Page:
The third option is to wind down the MAP framework and allow the Discos to procure meters directly from local manufacturers/assemblers (or as procured by the World Bank), and enter into new contracts for the installation and maintenance of such meters.

“Customers who choose not to wait to receive meters based on the deployment schedule of the NMMP shall continue to have the option of making upfront payments for meters which will be installed within a maximum period of 10 working days,” NERC said.

The regulator said such customers would be refunded by the Discos through energy credits, adding that there would be no option for meter acquisition through the payment of a monthly meter service charge.

“Where meters have already been deployed under the meter service charge option, Discos shall make one-off repayment to affected customers and associated MAPs. Such meters shall be recognised in the rate base of the Discos,” it added.

NERC urged stakeholders to provide comments, objections, and representations on the proposed amendments within 21 days of the publication of the consultation paper.

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Economy

Nigeria’s Economy Moving in Right Direction but Slow – Amina Mohammed

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Nigeria’s Economy Moving in Right Direction but Slow – Amina Mohammed

Nigeria is moving in the right direction economically but its movement is not fast, the United Nations stated on Thursday.

Deputy Secretary-General of the United Nations, Amina Mohammed, said this during a meeting at the headquarters of the Federal Ministry of Industry, Trade and Investment in Abuja.

She said the challenges in Nigeria were huge, its population large but described the country’s economy as great with lots of opportunities.

The UN scribe stated that after traveling by train and through various roads in the Northern parts of Nigeria, she discovered that the roads were motorable, although there were ongoing repairs on some of them.

Mohammed said, “This is a country that is diverse in nature, ethnicity, religious backgrounds and opportunities. But these are its strengths, not weaknesses.

“And I think the narrative for Nigeria has to change to one that is very much the reality.”

Speaking on her trips across parts of Nigeria, she said, “What I saw along the way is really a country that is growing, that is moving in the right direction economically. Is it fast enough? No. Is it in the right direction? Yes it is.

“And the challenges still remain with security, our social cohesion and social contract between government and the people. But I know that people are working on these issues.”

She said the UN recognised the reforms in Nigeria and other nations, adding that the common global agenda was the Sustainable Development Goals.

Mohammad commended Nigeria’s quick response to the COVID-19 pandemic, as she expressed hope that the arrival of vaccines would be the beginning of the end of COVID-19.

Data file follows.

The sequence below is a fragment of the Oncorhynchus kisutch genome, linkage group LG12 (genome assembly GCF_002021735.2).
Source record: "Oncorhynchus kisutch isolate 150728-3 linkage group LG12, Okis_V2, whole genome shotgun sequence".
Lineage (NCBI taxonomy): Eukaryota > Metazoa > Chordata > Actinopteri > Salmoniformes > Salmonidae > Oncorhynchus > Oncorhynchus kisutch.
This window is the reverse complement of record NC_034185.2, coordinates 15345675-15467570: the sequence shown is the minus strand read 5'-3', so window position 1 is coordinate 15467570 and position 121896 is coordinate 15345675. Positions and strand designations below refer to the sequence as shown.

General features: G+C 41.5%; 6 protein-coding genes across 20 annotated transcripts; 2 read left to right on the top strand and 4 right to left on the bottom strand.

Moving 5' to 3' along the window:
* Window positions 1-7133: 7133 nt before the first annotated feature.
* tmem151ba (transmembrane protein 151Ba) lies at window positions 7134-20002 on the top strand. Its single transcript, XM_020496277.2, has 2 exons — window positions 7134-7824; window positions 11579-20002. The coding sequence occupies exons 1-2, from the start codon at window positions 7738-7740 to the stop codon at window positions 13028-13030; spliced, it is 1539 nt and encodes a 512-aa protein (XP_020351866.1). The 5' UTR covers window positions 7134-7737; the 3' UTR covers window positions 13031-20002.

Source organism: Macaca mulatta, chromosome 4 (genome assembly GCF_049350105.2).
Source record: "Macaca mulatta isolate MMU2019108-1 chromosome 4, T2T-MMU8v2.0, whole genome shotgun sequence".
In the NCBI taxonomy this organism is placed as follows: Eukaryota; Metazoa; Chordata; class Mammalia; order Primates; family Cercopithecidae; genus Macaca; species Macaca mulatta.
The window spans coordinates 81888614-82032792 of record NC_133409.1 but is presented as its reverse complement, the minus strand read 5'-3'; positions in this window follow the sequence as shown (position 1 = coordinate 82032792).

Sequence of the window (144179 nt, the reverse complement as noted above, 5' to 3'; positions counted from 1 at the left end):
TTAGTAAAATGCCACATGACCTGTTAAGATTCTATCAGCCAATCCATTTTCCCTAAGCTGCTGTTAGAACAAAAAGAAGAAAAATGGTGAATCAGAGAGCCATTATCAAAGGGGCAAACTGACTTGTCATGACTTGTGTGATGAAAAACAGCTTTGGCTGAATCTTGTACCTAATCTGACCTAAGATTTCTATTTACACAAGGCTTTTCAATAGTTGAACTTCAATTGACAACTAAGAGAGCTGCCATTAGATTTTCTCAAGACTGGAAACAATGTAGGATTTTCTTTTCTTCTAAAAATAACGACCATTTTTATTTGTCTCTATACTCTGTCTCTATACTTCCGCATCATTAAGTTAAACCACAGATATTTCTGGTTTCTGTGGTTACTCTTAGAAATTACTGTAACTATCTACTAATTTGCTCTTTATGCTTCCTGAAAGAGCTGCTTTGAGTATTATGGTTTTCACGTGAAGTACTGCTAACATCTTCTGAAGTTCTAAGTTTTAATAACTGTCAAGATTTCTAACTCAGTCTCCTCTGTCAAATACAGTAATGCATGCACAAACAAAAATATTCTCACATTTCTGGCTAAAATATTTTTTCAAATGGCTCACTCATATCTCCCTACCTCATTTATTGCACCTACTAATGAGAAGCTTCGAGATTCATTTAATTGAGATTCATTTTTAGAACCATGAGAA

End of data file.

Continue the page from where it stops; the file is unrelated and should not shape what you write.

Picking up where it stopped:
On his part, the Minister of Industry, Trade and Investment, Adeniyi Adebayo, told his guest that the Federal Government was working hard to make Nigeria the entrepreneurial hub of Africa.

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N10.7tn Spent on Fuel Subsidy in 10 Years – MOMAN

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N10.7tn Spent on Fuel Subsidy in 10 Years – MOMAN

Nigeria spent a total of N10.7tn on fuel subsidy in the last 10 years, the Chairman, Major Oil Marketers Association of Nigeria, Mr Adetunji Oyebanji, has said.

Oyebanji, who was the guest speaker at the 18th Aret Adams Lecture on Thursday, said N750bn was spent on subsidy in 2019.

He highlighted the need for a transition to a market-driven environment through policy-backed legislative and commercial frameworks, enabling the sustainability of the downstream petroleum sector.

“Total deregulation is more than just the removal of price subsidies; it is aimed at improving business operations, increasing the investments in the oil and gas sector value chain, resulting in the growth in the nation’s downstream petroleum sector as a whole,” he said.

The managing director of 11 Plc (formerly Mobil Oil Nigeria Plc) said steps had been taken, “but larger and faster leaps are now required.”

According to him, deregulation requires the creation of a competitive market environment, and will guarantee the supply of products at commercial and market prices.

“It requires unrestricted and profitable investments in infrastructure, earning reasonable returns to investors. It requires a strong regulator to enable transparency and fair competition among players, and not to regulate prices,” Oyebanji said.

He noted that MOMAN had recently called for a national debate by stakeholders to share pragmatic and realistic initiatives to ease the impact of the subsidy removal on society – especially on the most vulnerable.

He said, “A shift from crude oil production to crude oil full value realisation through deliberate investment in domestic refining and refined products distribution, creates the opportunity to transform the dynamics of the downstream sector from one of ‘net importer’ to one of ‘net exporter’, spurring the growth of the Nigerian economy.

“Effective reforms and regulations are key drivers for the growth within the refining sector. Non-functional refineries cost Nigeria over $13bn in 2019. If the NNPC refineries were operating at optimal capacity, Nigeria would have imported only 40 per cent of what it consumed in 2019.”

Full deregulation of the downstream sector remains the most glaring boost to potential investors in this space, according to Oyebanji.

He said, “As crude oil prices will fluctuate depending on the prevailing exchange rates, it will be astute to trade in naira to avoid inevitable price swings.

“There needs to be a balance between ensuring the sustainable growth of the crude oil value chain (upstream through downstream) and providing value for the Nigerian consumer and the Nigerian economy.”

He said the philosophy should be for the government to put the legislative and commercial framework in place and let the market develop by itself.